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Holding Court with Joan Biskupic

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Friday, February 11, 2000

This week "Holding Court" looks at the presidential candidates' comments about Supreme Court nominations. The stakes are high. Whoever wins the White House could name from two to four new justices, depending on the timing of retirements. Presidential candidate George W. Bush says he likes Justices Antonin Scalia and Clarence Thomas and would look for judges who "strictly" interpret the Constitution. John McCain has praised Chief Justice William H. Rehnquist. Al Gore has avoided naming names and says, "I'm not comfortable with litmus tests for a Supreme Court nomination." For his part, when Bill Bradley was a senator he said he wouldn't choose someone who wouldn't discuss his views and was one of only nine senators who refused to vote against David Souter.

But how much can a president, or any elected official for that matter, affect the decisions of the judiciary? How political are those decisions?

Joan Biskupic has covered the Supreme Court for The Washington Post since 1992. Co-author of the third edition of Congressional Quarterly's encyclopedia on the Supreme Court, she holds a law degree from Georgetown University. Biskupic covered government, politics and legal affairs for CQ's Weekly Report before joining The Post.

She answers your questions on the Supreme Court and legal affairs on Fridays at 11 a.m. EST. The transcript follows:

Joan Biskupic: Today we're looking ahead at how a new president could reshape the Supreme Court. Chief Justice William Rehnquist is 75, Justice John Paul Stevens turns 80 in April, and Justice Sandra Day O'Connor will be 70 next month. These three justices are on the list of most likely to retire during the next president's time in office. And even though Supreme Court justices have a way of hanging in there, longer than the rest of us, their ages and tenure have raised speculation about new appointments and how that could change the law of the land. Abortion, school prayer, federalism – disputes on these topics have all been decided by a single vote in recent years.

Philadelphia, Pa.: How political has this administration, compared to others, been in its choice of positions to take, as a party or in amicus briefs, before the court? Have the Solicitors General seemed pretty independent, or have they been pushed to move a partisan agenda?

Joan Biskupic: This is a great question and it points up another way that a new administration can affect the high court. The solicitor general, who represents the government and often weighs in with advice even when the government isn't a direct party, can press a certain ideology on the court. This administration has not been known for that. In fact, Clinton's SGs have tended to try to avoid the politically-charged cases; I'm thinking about the gay rights dispute a few years ago. BUT, under Bush and Reagan (particularly Reagan), the SGs were much more active. I remember when the Supreme Court upheld abortion in 1992, the majority testily made a point of saying that SGs had five times in the previous decade asked the court to overturn Roe v. Wade.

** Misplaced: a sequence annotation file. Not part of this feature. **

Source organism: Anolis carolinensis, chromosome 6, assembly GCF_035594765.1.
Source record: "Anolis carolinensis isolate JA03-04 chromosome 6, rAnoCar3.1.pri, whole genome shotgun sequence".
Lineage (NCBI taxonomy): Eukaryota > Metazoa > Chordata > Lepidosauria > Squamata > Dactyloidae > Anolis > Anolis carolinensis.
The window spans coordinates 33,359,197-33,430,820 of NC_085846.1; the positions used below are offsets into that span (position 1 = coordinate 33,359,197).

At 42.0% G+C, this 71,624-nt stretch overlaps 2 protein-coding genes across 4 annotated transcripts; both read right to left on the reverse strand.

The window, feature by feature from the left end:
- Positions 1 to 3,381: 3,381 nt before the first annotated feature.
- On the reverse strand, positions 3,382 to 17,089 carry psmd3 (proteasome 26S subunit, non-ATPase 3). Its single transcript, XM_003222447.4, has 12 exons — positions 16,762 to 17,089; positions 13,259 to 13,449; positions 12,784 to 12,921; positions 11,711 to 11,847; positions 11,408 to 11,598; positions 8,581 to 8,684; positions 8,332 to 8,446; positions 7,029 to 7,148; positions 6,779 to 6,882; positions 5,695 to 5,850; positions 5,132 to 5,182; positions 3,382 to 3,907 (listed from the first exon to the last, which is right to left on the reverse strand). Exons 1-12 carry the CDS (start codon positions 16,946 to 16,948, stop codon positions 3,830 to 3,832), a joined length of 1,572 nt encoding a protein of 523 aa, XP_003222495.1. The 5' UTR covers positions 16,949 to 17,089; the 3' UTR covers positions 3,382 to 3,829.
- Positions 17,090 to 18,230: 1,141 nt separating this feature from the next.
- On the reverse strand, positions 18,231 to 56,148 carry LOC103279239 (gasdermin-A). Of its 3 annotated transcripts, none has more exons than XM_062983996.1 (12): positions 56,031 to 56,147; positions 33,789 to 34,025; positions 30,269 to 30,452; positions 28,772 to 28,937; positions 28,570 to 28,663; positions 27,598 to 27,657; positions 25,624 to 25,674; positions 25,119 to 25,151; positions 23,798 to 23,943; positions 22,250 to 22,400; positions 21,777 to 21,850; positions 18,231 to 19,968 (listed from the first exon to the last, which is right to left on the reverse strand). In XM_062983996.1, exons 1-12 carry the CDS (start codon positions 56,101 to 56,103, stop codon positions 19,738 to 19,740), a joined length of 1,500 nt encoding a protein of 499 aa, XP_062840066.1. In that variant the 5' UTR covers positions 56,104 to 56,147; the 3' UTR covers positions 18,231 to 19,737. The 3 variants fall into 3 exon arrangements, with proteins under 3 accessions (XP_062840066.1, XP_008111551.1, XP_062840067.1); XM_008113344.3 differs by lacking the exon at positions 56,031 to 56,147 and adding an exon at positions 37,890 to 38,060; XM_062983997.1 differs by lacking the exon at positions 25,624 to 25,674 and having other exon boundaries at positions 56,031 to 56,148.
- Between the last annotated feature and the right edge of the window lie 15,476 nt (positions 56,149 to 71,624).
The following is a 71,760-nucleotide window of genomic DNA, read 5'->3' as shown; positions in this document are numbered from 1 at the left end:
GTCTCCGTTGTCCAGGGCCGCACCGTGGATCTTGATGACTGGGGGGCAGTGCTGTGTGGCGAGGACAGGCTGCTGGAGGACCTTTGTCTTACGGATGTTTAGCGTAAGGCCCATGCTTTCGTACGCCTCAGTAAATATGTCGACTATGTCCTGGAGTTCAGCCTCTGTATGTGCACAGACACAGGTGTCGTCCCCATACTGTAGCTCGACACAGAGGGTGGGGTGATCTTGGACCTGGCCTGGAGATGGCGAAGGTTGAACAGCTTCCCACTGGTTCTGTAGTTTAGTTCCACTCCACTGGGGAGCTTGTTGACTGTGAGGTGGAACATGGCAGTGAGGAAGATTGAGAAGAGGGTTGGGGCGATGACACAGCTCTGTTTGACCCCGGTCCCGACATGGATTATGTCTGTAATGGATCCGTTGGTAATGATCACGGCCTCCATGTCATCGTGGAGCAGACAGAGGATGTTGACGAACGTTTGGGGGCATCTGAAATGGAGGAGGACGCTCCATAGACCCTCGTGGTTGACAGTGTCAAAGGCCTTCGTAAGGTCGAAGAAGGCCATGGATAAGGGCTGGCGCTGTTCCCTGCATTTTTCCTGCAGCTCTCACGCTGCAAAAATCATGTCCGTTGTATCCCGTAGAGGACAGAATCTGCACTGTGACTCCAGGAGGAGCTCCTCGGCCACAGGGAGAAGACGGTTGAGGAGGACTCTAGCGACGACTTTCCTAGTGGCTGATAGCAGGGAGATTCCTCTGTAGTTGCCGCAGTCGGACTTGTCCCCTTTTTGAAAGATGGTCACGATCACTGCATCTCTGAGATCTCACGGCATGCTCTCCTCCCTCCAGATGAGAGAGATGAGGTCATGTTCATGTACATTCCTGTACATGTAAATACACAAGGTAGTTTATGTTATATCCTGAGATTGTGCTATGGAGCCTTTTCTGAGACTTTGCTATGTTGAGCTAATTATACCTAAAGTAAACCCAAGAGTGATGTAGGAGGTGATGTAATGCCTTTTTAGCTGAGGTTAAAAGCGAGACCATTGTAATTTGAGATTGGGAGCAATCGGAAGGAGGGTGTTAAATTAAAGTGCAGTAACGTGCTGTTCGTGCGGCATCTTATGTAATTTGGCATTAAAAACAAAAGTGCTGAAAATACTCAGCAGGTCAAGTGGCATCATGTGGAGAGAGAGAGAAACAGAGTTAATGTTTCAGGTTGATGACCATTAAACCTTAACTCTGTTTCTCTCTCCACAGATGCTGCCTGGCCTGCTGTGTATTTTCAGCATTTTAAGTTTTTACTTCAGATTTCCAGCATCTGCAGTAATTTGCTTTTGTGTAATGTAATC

Ellicott City, Md.: I'm curious about the relationship between those of you covering the court. In my previous job I had the opportunity to observe reporters from different newspapers (two of which were owned by the same publisher) who covered the same beat. They were all very friendly with one another, but even the two from the newspapers owned by the same publisher were extremely competitive when it came to being first with a story.

Granted that these were local papers and you're working on a national level, but I'm inclined to think that this would be true at the Supreme Court as well. Or is it? Thanks, and I apologize for not being on today's designated subject, so I won't send in a rant if you don't answer this one!

washingtonpost.com: All rants are welcome all the time – even if we don't get to them right away.

Joan Biskupic: We're all pretty friendly with each other – but very competitive. This isn't a beat with many "scoops" – the way more political beats are. But if there is hot news to be had, each of us wants to be first with it. And we all try to write our stories in ways that are more interesting and better read. Some Friday over the next couple of weeks, I'll do a "Holding Court" segment on the Supreme Court press. It's an interesting bunch.

One factor that distinguishes these reporters from other beat reporters is how long people stay on. I've been covering the court for 11 years, the last 8 for the Post, and I am one of the "newest" reporters up there. My main competitors have been at it for 25 and 30 years. The Baltimore Sun reporter has been writing about the law for well over 40 years (from before I was even born, I like to remind him).

washingtonpost.com: Is this idea of presidential candidates getting up on the stump and talking about judicial appointments something that has escalated since Roe v. Wade, or has the judiciary always been a large issue? Roosevelt's stacking the court must have brought the Supreme Court into the forefront.